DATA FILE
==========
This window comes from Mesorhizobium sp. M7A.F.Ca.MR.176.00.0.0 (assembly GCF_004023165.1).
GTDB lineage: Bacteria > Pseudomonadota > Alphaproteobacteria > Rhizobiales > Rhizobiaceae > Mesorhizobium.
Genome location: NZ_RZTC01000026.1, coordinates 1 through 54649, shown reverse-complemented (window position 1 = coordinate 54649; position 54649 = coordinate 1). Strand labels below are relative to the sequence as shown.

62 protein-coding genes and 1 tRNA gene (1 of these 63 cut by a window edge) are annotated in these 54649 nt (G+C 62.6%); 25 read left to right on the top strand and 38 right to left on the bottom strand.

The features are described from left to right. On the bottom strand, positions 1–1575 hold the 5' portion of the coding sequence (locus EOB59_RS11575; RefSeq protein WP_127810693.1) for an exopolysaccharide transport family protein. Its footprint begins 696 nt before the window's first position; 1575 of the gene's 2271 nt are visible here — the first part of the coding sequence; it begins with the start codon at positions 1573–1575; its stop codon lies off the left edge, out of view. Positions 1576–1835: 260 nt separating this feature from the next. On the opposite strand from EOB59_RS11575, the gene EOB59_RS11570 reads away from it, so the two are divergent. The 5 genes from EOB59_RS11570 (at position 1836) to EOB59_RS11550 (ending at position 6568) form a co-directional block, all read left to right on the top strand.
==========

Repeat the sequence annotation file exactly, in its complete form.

This window comes from Mesorhizobium sp. M7A.F.Ca.MR.176.00.0.0 (assembly GCF_004023165.1).
GTDB lineage: Bacteria > Pseudomonadota > Alphaproteobacteria > Rhizobiales > Rhizobiaceae > Mesorhizobium.
Genome location: NZ_RZTC01000026.1, coordinates 1 through 54649, shown reverse-complemented (window position 1 = coordinate 54649; position 54649 = coordinate 1). Strand labels below are relative to the sequence as shown.

62 protein-coding genes and 1 tRNA gene (1 of these 63 cut by a window edge) are annotated in these 54649 nt (G+C 62.6%); 25 read left to right on the top strand and 38 right to left on the bottom strand.

The features are described from left to right. On the bottom strand, positions 1–1575 hold the 5' portion of the coding sequence (locus EOB59_RS11575; RefSeq protein WP_127810693.1) for an exopolysaccharide transport family protein. Its footprint begins 696 nt before the window's first position; 1575 of the gene's 2271 nt are visible here — the first part of the coding sequence; it begins with the start codon at positions 1573–1575; its stop codon lies off the left edge, out of view. Positions 1576–1835: 260 nt separating this feature from the next. On the opposite strand from EOB59_RS11575, the gene EOB59_RS11570 reads away from it, so the two are divergent. The 5 genes from EOB59_RS11570 (at position 1836) to EOB59_RS11550 (ending at position 6568) form a co-directional block, all read left to right on the top strand.